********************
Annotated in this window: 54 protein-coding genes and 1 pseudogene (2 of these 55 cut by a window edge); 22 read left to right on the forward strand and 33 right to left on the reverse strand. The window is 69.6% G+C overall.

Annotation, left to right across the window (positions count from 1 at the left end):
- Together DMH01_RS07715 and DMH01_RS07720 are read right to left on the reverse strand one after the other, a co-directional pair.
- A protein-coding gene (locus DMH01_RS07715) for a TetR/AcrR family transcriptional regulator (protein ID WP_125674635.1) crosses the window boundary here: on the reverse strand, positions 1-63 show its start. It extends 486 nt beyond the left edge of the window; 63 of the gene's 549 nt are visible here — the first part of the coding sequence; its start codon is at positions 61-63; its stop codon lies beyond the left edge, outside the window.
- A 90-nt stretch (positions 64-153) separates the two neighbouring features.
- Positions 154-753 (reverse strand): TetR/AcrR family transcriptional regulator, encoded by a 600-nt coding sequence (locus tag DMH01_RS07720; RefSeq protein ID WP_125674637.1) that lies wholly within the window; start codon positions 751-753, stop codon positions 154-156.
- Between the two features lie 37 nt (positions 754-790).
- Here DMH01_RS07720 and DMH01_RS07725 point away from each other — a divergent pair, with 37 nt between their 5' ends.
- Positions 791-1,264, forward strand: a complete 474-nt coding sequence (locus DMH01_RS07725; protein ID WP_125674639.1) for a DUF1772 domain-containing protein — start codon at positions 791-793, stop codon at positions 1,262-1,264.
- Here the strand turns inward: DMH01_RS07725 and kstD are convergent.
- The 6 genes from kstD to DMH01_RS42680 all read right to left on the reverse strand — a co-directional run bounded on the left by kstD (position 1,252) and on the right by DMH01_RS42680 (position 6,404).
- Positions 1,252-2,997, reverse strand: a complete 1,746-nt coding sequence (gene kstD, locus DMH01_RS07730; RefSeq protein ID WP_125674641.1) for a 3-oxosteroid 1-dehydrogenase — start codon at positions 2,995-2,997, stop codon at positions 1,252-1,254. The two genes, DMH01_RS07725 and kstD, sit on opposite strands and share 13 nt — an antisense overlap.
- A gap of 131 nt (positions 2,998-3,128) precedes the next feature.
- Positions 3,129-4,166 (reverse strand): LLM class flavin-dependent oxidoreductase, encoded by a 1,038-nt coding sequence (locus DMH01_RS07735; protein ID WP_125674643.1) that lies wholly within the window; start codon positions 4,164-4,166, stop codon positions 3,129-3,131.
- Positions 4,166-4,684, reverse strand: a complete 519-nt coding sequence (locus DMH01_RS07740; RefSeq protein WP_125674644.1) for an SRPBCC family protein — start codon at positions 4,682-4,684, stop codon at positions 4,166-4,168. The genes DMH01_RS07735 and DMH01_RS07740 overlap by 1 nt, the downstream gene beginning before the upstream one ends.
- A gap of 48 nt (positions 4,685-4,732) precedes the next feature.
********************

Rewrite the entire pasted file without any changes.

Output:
Annotated in this window: 54 protein-coding genes and 1 pseudogene (2 of these 55 cut by a window edge); 22 read left to right on the forward strand and 33 right to left on the reverse strand. The window is 69.6% G+C overall.

Annotation, left to right across the window (positions count from 1 at the left end):
- Together DMH01_RS07715 and DMH01_RS07720 are read right to left on the reverse strand one after the other, a co-directional pair.
- A protein-coding gene (locus DMH01_RS07715) for a TetR/AcrR family transcriptional regulator (protein ID WP_125674635.1) crosses the window boundary here: on the reverse strand, positions 1-63 show its start. It extends 486 nt beyond the left edge of the window; 63 of the gene's 549 nt are visible here — the first part of the coding sequence; its start codon is at positions 61-63; its stop codon lies beyond the left edge, outside the window.
- A 90-nt stretch (positions 64-153) separates the two neighbouring features.
- Positions 154-753 (reverse strand): TetR/AcrR family transcriptional regulator, encoded by a 600-nt coding sequence (locus tag DMH01_RS07720; RefSeq protein ID WP_125674637.1) that lies wholly within the window; start codon positions 751-753, stop codon positions 154-156.
- Between the two features lie 37 nt (positions 754-790).
- Here DMH01_RS07720 and DMH01_RS07725 point away from each other — a divergent pair, with 37 nt between their 5' ends.
- Positions 791-1,264, forward strand: a complete 474-nt coding sequence (locus DMH01_RS07725; protein ID WP_125674639.1) for a DUF1772 domain-containing protein — start codon at positions 791-793, stop codon at positions 1,262-1,264.
- Here the strand turns inward: DMH01_RS07725 and kstD are convergent.
- The 6 genes from kstD to DMH01_RS42680 all read right to left on the reverse strand — a co-directional run bounded on the left by kstD (position 1,252) and on the right by DMH01_RS42680 (position 6,404).
- Positions 1,252-2,997, reverse strand: a complete 1,746-nt coding sequence (gene kstD, locus DMH01_RS07730; RefSeq protein ID WP_125674641.1) for a 3-oxosteroid 1-dehydrogenase — start codon at positions 2,995-2,997, stop codon at positions 1,252-1,254. The two genes, DMH01_RS07725 and kstD, sit on opposite strands and share 13 nt — an antisense overlap.
- A gap of 131 nt (positions 2,998-3,128) precedes the next feature.
- Positions 3,129-4,166 (reverse strand): LLM class flavin-dependent oxidoreductase, encoded by a 1,038-nt coding sequence (locus DMH01_RS07735; protein ID WP_125674643.1) that lies wholly within the window; start codon positions 4,164-4,166, stop codon positions 3,129-3,131.
- Positions 4,166-4,684, reverse strand: a complete 519-nt coding sequence (locus DMH01_RS07740; RefSeq protein WP_125674644.1) for an SRPBCC family protein — start codon at positions 4,682-4,684, stop codon at positions 4,166-4,168. The genes DMH01_RS07735 and DMH01_RS07740 overlap by 1 nt, the downstream gene beginning before the upstream one ends.
- A gap of 48 nt (positions 4,685-4,732) precedes the next feature.